Digital Reiko

I met Digital Reiko when we both appeared on stage in Tokyo as part of a panel discussion of "digital culture." She's shy, poised, intelligent, but does seem to have one fetish: in the hours I spent with her, before, during, and after our panel discussion, she always had at least one hand on her portable computer. As one addict can recognize another, I understood that she was itching to find a telephone cable, plug it into her PowerBook's modem, and retrieve her e-mail. I believed her when she told me she's serious about never leaving her apartment again, once it is properly equipped. Reiko Chiba, nineteen, is planning to spend the rest of her life in cyberspace.
Digital Reiko
"I was sick as a child, and I spent many years in my room," she explained. She is having the interior of her apartment painted chroma-key blue so she can make her television appearances remotely via special-effects. She has a Digital Reiko home page and plans to use virtual reality as soon as possible to interact with her fans. She spends hours each night online with her fans, through two different online chat services.
Ms. Chiba can afford to move a reality studio into her apartment, if that's what she wants. Her concerts sell out to hordes of fans who spend their time and money trying to look like her. Her CDs are bestsellers, and she is a popular national television personality. Teenage "idol singers" are nothing new to the Tokyo scene, but Digital Reiko is the first one who has decided to go totally virtual, and knows exactly how to do it.
Some fans are so obsessed with all things Reiko that they have found ways to access the Web -- not an easy thing for a teenage girl to do in Tokyo. In fact, the degree of obsession required for a Shibuya seventeen year old female to secure the special kind of Internet account needed to access the web in Japan in 1994 might herald an emerging cultural phenomenon: interactive virtual fandom.
Fans who find their way to Reiko's WWW "home page" can hear Reiko's voice and look at photographs of her wardrobe within a setting hand-drawn by Reiko with a digital paint program. Fans can fill out send messages to Reiko, or respond to her questions. Reiko displayed Reiko's Room on a big screen at the auditorium of the Asahi Shinbun, the second largest newspaper in Japan. Forward-looking technology reporters wanted to introduce their old guard to the new media. Asahi Shinbun executives, managers from Dentsu, the largest advertising agency in the world, multimedia aficionados, watched Reiko describe her plan to become a totally electronic, highly profitable, virtual persona. "My fans voted on which outfit I should wear today," Reiko said to a culture-shocked audience of 1000 Japanese info-industry execs.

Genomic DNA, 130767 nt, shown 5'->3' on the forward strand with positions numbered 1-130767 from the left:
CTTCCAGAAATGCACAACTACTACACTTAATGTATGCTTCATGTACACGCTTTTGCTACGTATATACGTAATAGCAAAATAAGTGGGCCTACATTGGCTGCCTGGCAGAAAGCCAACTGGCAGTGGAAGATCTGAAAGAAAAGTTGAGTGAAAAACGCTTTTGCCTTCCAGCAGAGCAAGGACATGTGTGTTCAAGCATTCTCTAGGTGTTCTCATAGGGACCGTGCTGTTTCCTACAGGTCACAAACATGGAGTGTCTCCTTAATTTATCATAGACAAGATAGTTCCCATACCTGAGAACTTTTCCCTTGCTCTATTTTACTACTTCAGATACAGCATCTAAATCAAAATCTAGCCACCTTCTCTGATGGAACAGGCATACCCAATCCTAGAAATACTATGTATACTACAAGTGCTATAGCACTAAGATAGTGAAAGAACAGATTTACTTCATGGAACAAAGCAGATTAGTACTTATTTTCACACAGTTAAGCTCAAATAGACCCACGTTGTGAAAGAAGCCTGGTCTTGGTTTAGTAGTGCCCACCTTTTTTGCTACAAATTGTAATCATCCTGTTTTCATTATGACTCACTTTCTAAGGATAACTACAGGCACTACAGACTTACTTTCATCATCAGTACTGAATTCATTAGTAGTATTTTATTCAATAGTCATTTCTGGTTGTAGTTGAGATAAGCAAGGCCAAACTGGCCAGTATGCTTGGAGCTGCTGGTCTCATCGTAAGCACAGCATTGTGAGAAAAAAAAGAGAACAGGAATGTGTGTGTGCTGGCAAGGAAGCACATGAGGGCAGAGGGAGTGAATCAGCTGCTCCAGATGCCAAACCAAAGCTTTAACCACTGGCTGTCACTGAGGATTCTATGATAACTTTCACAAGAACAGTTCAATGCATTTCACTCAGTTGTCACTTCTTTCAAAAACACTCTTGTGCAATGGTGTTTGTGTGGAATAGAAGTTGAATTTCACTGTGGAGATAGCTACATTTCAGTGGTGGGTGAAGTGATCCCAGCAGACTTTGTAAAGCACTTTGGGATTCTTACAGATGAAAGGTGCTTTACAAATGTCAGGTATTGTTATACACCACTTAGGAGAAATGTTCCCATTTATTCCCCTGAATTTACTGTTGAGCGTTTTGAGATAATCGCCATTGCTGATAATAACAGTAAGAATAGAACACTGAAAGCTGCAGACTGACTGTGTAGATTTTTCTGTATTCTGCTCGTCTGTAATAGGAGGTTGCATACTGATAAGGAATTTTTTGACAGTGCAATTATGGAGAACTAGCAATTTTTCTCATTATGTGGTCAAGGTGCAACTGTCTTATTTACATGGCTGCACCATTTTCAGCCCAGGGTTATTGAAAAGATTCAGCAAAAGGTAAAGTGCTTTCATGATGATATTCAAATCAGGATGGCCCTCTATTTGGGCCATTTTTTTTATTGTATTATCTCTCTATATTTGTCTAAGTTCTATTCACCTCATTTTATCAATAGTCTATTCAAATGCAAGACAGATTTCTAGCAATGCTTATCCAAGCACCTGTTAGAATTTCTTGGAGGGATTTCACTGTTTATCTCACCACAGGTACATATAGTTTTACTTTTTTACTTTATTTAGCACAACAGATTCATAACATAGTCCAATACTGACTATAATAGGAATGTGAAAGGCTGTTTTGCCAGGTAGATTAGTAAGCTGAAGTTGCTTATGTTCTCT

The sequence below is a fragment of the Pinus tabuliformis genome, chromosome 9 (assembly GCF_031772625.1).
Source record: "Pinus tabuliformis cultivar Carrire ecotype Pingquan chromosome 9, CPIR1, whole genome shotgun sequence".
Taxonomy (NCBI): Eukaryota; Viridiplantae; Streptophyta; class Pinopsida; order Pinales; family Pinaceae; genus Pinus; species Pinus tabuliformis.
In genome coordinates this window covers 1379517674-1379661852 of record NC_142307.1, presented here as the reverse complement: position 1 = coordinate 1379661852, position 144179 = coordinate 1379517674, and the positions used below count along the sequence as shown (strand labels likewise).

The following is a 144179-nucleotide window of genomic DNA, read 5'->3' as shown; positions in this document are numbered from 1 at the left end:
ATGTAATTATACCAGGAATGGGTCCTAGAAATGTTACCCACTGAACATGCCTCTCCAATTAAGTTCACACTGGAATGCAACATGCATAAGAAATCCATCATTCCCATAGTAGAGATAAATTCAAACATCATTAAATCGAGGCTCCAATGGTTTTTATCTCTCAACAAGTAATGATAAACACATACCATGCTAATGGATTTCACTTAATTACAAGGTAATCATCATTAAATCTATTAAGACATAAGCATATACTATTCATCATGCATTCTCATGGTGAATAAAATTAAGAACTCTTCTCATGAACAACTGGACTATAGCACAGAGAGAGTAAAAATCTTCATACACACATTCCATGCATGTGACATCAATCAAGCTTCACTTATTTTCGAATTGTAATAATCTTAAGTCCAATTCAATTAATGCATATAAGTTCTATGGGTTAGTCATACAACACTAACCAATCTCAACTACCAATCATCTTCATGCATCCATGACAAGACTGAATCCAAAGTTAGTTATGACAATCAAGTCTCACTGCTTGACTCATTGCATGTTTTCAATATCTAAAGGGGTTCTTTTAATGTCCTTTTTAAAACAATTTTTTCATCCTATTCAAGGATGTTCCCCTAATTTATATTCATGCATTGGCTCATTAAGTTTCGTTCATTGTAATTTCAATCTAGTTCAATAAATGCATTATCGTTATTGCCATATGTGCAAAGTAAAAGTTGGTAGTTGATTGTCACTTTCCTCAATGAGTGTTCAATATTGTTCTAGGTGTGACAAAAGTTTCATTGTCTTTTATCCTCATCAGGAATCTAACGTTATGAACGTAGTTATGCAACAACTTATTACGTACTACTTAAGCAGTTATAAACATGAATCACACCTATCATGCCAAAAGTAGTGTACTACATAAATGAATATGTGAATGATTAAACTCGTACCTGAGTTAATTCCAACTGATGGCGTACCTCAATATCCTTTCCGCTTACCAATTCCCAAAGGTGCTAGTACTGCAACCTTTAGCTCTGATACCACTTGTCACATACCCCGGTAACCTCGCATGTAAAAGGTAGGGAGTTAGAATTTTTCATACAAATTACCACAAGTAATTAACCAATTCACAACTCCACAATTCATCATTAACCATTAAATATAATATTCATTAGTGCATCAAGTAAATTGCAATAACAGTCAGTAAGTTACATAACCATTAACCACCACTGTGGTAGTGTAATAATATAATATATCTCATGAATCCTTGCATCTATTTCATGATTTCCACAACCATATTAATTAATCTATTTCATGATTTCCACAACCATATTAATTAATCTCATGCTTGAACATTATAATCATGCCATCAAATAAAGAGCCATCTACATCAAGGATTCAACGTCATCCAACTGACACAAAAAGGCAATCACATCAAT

In Japan, magazines are based on idols, fashion manufacturers follow the idols' wardrobe, retail shops in Harajuku and Shibuya distribute the latest idol trend gear, television and radio kick in with constant electronic reiteration of the idol's persona, creating detailed public personae for millions of adolescent girls -- the economic hamsters in the ever-spinning cage of the media-fashion-entertainment complex. Until now, this has been a top-down phenomenon, fine-tuned by the vending industries -- the "star-making machinery" that originated in Hollywood and was perfected in Tokyo. Reiko is moving to her own orbit, the do-it-yourself realm that has driven the computer revolution since the ARPA days, the PARC days, the early Apple. Check with Reiko next year, and you might find out the way the virtual world is going.

I sense a strange historical inflection emanating from the moment a savvy idol singer figured out that she could live in cyberspace. The medium invented by engineers who are now in their fifties and sixties, developed by programmers now in their thirties and forties, populated by undergraduates and technology jocks in their twenties, is about to undergo another transformation. Here comes a teenage girl from Tokyo who is going to show the world how to create a cult without leaving her room, and make jillions in the process. She'll probably reveal something unexpected about what kind of medium the global multimedia communication network wants to become.

Here comes a teenage girl from Tokyo who is going to show the world how to create a cult without leaving her room, and make jillions in the process.

Digital Zeitgeist | Further Adventures of Digital Reiko
Howard Rheingold's BrainStorms